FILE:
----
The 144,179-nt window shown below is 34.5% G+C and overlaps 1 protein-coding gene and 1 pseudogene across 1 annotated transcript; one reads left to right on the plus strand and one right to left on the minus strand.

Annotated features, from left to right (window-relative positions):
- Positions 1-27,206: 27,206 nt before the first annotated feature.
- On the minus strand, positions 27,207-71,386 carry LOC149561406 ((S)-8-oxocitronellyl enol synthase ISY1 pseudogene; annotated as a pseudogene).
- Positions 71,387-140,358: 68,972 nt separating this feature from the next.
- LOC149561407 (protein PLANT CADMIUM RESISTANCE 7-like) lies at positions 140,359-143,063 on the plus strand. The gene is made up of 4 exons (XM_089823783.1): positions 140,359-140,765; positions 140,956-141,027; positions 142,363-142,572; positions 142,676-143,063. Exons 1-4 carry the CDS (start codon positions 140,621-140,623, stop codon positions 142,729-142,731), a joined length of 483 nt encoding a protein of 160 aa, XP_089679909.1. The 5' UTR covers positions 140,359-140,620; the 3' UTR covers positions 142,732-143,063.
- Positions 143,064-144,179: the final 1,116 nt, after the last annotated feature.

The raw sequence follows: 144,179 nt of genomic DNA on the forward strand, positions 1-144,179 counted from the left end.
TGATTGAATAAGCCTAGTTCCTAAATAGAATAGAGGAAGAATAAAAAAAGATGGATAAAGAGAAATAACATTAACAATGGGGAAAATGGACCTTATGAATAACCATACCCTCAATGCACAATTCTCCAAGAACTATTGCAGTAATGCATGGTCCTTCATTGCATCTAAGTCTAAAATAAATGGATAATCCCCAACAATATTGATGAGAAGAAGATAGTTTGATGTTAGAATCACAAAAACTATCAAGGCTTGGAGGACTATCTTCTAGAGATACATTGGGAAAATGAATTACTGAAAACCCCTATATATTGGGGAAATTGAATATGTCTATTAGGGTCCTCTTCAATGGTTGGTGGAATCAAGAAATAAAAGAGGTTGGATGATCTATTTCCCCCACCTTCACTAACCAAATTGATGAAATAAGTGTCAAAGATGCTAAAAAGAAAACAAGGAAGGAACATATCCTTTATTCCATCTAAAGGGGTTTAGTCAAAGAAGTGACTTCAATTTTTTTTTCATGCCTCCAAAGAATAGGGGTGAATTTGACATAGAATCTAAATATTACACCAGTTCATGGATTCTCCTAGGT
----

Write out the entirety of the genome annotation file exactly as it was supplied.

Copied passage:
The 144,179-nt window shown below is 34.5% G+C and overlaps 1 protein-coding gene and 1 pseudogene across 1 annotated transcript; one reads left to right on the plus strand and one right to left on the minus strand.

Annotated features, from left to right (window-relative positions):
- Positions 1-27,206: 27,206 nt before the first annotated feature.
- On the minus strand, positions 27,207-71,386 carry LOC149561406 ((S)-8-oxocitronellyl enol synthase ISY1 pseudogene; annotated as a pseudogene).
- Positions 71,387-140,358: 68,972 nt separating this feature from the next.
- LOC149561407 (protein PLANT CADMIUM RESISTANCE 7-like) lies at positions 140,359-143,063 on the plus strand. The gene is made up of 4 exons (XM_089823783.1): positions 140,359-140,765; positions 140,956-141,027; positions 142,363-142,572; positions 142,676-143,063. Exons 1-4 carry the CDS (start codon positions 140,621-140,623, stop codon positions 142,729-142,731), a joined length of 483 nt encoding a protein of 160 aa, XP_089679909.1. The 5' UTR covers positions 140,359-140,620; the 3' UTR covers positions 142,732-143,063.
- Positions 143,064-144,179: the final 1,116 nt, after the last annotated feature.

The raw sequence follows: 144,179 nt of genomic DNA on the forward strand, positions 1-144,179 counted from the left end.
TGATTGAATAAGCCTAGTTCCTAAATAGAATAGAGGAAGAATAAAAAAAGATGGATAAAGAGAAATAACATTAACAATGGGGAAAATGGACCTTATGAATAACCATACCCTCAATGCACAATTCTCCAAGAACTATTGCAGTAATGCATGGTCCTTCATTGCATCTAAGTCTAAAATAAATGGATAATCCCCAACAATATTGATGAGAAGAAGATAGTTTGATGTTAGAATCACAAAAACTATCAAGGCTTGGAGGACTATCTTCTAGAGATACATTGGGAAAATGAATTACTGAAAACCCCTATATATTGGGGAAATTGAATATGTCTATTAGGGTCCTCTTCAATGGTTGGTGGAATCAAGAAATAAAAGAGGTTGGATGATCTATTTCCCCCACCTTCACTAACCAAATTGATGAAATAAGTGTCAAAGATGCTAAAAAGAAAACAAGGAAGGAACATATCCTTTATTCCATCTAAAGGGGTTTAGTCAAAGAAGTGACTTCAATTTTTTTTTCATGCCTCCAAAGAATAGGGGTGAATTTGACATAGAATCTAAATATTACACCAGTTCATGGATTCTCCTAGGT